A team of international scientists have found a way to make memory chips perform computing tasks, which is traditionally done by computer processors like those made by Intel and Qualcomm.
This means data could now be processed in the same spot where it is stored, leading to much faster and thinner mobile devices and computers.
This new computing circuit was developed by Nanyang Technological University, Singapore (NTU Singapore) in collaboration with Germany’s RWTH Aachen University and Forschungszentrum Juelich, one of the largest interdisciplinary research centres in Europe.
It is built using state-of-the-art memory chips known as Redox-based resistive switching random access memory (ReRAM). Developed by global chipmakers such as SanDisk and Panasonic, this type of chip is one of the fastest memory modules that will soon be available commercially.
However, instead of storing information, NTU Assistant Professor Anupam Chattopadhyay in collaboration with Professor Rainer Waser from RWTH Aachen University and Dr Vikas Rana from Forschungszentrum Juelich showed how ReRAM can also be used to process data.
This discovery was published recently in Scientific Reports, a peer-reviewed journal under the prestigious Nature Publishing Group.
Current devices and computers have to transfer data from the memory storage to the processor unit for computation, while the new NTU circuit saves time and energy by eliminating these data transfers.
It can also boost the speed of current processors found in laptops and mobile devices by at least two times or more.
By making the memory chip perform computing tasks, space can be saved by eliminating the processor, leading to thinner, smaller and lighter electronics. The discovery could also lead to new design possibilities for consumer electronics and wearable technology.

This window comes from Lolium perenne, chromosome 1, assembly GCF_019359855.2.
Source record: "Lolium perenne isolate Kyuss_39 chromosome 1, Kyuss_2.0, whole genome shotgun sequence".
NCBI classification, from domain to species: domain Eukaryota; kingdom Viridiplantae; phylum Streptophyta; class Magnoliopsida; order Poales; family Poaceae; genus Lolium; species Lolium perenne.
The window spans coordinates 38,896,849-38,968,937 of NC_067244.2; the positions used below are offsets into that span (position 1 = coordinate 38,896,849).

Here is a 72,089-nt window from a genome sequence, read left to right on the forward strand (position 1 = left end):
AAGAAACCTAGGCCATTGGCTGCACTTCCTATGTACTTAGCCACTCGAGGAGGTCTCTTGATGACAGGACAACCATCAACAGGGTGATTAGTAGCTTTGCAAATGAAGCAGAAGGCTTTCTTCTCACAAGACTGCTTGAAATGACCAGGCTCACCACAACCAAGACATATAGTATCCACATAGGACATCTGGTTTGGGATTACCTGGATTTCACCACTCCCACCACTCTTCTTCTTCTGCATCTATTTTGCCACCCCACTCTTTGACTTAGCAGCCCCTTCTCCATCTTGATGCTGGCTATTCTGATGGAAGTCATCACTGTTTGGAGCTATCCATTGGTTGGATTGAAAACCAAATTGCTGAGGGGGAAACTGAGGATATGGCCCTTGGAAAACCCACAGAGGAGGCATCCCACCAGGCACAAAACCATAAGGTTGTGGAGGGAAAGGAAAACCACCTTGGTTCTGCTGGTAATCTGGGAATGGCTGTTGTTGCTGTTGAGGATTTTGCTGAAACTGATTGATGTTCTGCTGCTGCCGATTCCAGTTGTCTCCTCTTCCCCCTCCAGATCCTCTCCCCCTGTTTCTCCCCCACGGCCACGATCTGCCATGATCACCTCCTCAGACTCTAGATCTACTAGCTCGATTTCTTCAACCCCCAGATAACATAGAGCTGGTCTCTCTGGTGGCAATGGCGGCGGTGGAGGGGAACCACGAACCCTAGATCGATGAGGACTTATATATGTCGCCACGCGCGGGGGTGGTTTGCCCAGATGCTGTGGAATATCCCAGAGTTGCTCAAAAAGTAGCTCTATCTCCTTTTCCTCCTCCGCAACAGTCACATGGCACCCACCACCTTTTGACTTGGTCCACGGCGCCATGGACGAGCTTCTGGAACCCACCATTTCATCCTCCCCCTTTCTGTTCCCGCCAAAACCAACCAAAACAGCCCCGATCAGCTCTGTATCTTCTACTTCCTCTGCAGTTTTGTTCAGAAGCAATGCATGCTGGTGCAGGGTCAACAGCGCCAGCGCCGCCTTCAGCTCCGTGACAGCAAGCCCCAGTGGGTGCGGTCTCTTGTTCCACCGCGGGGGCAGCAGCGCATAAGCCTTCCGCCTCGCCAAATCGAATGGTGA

How the new circuit works
Currently, all computer processors in the market are using the binary system, which is composed of two states – either 0 or 1. For example, the letter A will be processed and stored as 01000001, an 8-bit character.
However, the prototype ReRAM circuit built by Asst Prof Chattopadhyay and his collaborators processes data in four states instead of two. For example, it can store and process data as 0, 1, 2, or 3, known as Ternary number system.
Because ReRAM uses different electrical resistance to store information, it could be possible to store the data in an even higher number of states, hence speeding up computing tasks beyond current limitations.
Asst Prof Chattopadhyay who is from NTU’s School of Computer Science and Engineering, said in current computer systems, all information has to be translated into a string of zeros and ones before it can be processed.
“This is like having a long conversation with someone through a tiny translator, which is a time-consuming and effort-intensive process,” he explained. “We are now able to increase the capacity of the translator, so it can process data more efficiently.”